News & Views Monday 27th November to Sunday 3rd December 2017  
Half Asylum Claims 'Non-Straightforward' and as a Result Face Long Delays

Almost half the asylum cases dealt with by the Home Office are being classified as “non-straightforward” excluding them from a six-month decision target, an official watchdog has revealed. The chief inspector of borders and immigration says that an internal Home Office review earlier this year revealed that a significant number of these claims “should never have been categorised as non-straightforward”. David Bolt’s report on the processing of asylum claims in Britain shows lengthening backlogs in dealing with asylum cases despite a 20% reduction in the number of claims to 29,549 in the 12 months to March 2017.
The report published on Tuesday reveals that mor
e than half of those classified “non-straightforward” had faced delay of more than 12 months in getting a decision as of March 2017 and fewer than a quarter had had an initial review. It also discloses that more than a quarter of Home Office staff who take decisions on asylum cases quit over a six-month period. The asylum casework inspection also reveals that when a special project based in Bootle was set up to clear the backlog of “non-straightforward” cases only one member of staff had been recruited by the time it was supposed to start in July this year. The chief inspector of borders said the Home Office had described the asylum system as “in transition” and there were plans to enable it to cope better with peaks in demand. “My message is the Home Office needs to accelerate these plans and put itself in effective control of the asylum process as soon as possible. Otherwise, the next peak in asylum intake, or trough in staffing levels, will see it fall further behind.

Read more: Alan Travis, Guardian,

Criminal Enterprise? Shell's Involvement in Severe Human Rights Violations in Nigeria in the 1990s

Oil giant Shell has a case to answer for its role in human rights violations including murder, rape and torture committed by the Nigerian military government in the 1990s. The victims were the Ogoni people, whose land has been devastated by pollution from Shell's operations. When the Ogonis organized in peaceful protest, the Nigerian government unleashed a campaign of appalling violence against them. Despite a raft of evidence linking Shell with the government's actions, no company executive has ever been made to answer for its involvement. The fact that Shell has never been held to account for this is an outrage, and one that sends a terrible message: if companies are rich and powerful enough, they can get away with anything. So, for the first time, Amnesty International has brought together the available evidence to paint a damning picture of Shell's role.

Read more: Amnesty International,

EU Citizens Enhanced Protection Against Deportation

Acquisition of a right of permanent residence is a prerequisite to qualify for enhanced protection against expulsion

The period of 'ten years' for which a citizen must, if he is to be protected against expulsion, have resided in a Member State other than his own may include periods of absence or of imprisonment provided that one of those periods has not had the effect of breaking integrative links with that Member State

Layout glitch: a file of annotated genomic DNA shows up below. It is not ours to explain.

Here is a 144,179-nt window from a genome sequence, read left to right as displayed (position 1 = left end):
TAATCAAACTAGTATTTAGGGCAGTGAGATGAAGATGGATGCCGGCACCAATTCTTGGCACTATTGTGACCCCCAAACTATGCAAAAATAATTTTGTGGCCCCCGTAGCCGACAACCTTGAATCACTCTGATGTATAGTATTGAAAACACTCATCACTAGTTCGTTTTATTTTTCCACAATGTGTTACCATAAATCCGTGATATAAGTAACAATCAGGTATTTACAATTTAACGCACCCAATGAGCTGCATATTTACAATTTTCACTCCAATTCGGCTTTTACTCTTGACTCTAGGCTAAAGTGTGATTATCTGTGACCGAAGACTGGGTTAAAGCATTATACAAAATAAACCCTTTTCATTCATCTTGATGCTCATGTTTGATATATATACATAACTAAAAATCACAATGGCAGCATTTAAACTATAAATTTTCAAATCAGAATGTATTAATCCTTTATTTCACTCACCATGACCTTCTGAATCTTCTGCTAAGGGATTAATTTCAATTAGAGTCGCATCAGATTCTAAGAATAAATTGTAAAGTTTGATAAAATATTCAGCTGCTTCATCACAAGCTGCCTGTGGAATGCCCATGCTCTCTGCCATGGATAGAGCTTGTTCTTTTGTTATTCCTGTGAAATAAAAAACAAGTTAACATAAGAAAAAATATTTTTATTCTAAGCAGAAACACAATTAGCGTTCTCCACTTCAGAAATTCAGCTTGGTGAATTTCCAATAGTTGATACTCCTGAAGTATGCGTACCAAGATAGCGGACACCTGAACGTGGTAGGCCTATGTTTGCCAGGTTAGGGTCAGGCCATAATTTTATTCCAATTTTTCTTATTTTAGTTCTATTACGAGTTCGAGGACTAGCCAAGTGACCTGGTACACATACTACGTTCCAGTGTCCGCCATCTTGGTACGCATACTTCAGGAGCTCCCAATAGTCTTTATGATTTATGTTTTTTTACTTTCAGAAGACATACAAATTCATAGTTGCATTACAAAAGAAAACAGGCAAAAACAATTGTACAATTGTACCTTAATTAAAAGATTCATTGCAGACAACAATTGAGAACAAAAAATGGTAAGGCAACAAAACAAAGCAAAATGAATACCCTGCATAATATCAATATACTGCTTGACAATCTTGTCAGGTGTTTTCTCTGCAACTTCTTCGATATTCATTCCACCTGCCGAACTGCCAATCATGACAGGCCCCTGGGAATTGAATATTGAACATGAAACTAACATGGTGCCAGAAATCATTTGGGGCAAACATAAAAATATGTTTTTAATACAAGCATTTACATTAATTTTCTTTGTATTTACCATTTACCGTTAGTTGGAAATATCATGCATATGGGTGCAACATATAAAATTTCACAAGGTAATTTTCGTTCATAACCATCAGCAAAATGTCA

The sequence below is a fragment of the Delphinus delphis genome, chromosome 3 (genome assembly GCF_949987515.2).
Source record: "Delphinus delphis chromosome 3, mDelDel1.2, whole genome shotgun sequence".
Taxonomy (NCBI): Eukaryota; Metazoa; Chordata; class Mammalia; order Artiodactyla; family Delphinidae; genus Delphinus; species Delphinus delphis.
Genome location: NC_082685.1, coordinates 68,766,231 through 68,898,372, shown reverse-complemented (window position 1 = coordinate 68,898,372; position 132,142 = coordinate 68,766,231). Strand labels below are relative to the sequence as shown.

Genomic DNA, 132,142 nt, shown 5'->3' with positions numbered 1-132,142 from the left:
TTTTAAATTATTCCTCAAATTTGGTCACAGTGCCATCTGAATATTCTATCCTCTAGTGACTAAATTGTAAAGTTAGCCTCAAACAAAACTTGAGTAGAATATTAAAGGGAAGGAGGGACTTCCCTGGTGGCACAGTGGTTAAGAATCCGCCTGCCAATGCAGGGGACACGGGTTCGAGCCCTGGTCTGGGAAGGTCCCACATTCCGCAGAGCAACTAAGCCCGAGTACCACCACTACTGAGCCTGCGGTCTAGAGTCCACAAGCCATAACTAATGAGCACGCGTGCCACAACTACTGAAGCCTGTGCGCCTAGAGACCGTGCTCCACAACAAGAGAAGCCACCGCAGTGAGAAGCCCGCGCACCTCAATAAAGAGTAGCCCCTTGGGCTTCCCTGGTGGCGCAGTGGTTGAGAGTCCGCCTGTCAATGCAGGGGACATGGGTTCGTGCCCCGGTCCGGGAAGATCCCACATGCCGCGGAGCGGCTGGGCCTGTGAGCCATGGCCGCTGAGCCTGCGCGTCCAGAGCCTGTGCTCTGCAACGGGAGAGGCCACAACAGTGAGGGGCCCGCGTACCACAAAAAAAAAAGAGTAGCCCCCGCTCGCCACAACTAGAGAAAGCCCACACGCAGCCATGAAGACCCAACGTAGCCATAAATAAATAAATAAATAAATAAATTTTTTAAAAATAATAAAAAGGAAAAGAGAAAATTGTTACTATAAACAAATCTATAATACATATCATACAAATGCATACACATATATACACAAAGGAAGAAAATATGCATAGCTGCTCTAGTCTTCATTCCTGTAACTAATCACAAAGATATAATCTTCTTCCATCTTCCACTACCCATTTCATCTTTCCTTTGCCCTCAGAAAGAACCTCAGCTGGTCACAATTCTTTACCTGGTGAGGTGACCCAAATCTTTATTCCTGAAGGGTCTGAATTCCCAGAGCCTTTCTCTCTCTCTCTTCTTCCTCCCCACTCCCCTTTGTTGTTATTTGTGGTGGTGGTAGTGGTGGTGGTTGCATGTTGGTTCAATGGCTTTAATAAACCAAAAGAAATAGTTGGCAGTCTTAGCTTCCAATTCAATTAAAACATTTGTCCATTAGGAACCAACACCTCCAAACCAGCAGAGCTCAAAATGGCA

Under the directive on free movement and residence.' EU citizens who have resided in a Member State other than their own (the host Member State) for a continuous period of five years are to acquire a right of permanent residence in that State. In that context, the host Member State may not take an expulsion decision against an EU citizen who has acquired a right of permanent residence on its territory, except on serious grounds of public policy or public security.

Similarly, an expulsion decision may not be taken against an EU citizen who has resided in the host Member State for 'the previous ten years', unless the decision is based on imperative grounds of public security, as defined by that State.

Read more: European Court of Justice,

International Criminal Court’s Case Against the United States in Afghanistan

In recent years, a confrontation between the U.S. government and the International Criminal Court (ICC) has been looming over the alleged actions of U.S. forces in Afghanistan. The Prosecutor’s brief announcement that she would seek permission to launch a formal investigation into the situation in Afghanistan followed a series of annual reports making clear that this investigation will cover not just the Taliban and Afghan security forces, but also U.S. military and intelligence officers.  This is a scenario that both ICC critics and supporters in the U.S. government have fretted about ever since the formation of the court. Yet the official Department of Defense reaction was distinctly muted.  Pentagon spokesperson Eric Pahon’s statement to National Public Radio that an ICC investigation with respect to U.S. personnel would be “wholly unwarranted and unjustified” drew in tone and content from U.S. government talking points that have been used for years.  Will the government shift to a more aggressive response once senior leadership turns its attention away from the President’s trip to Asia and has a chance to weigh in?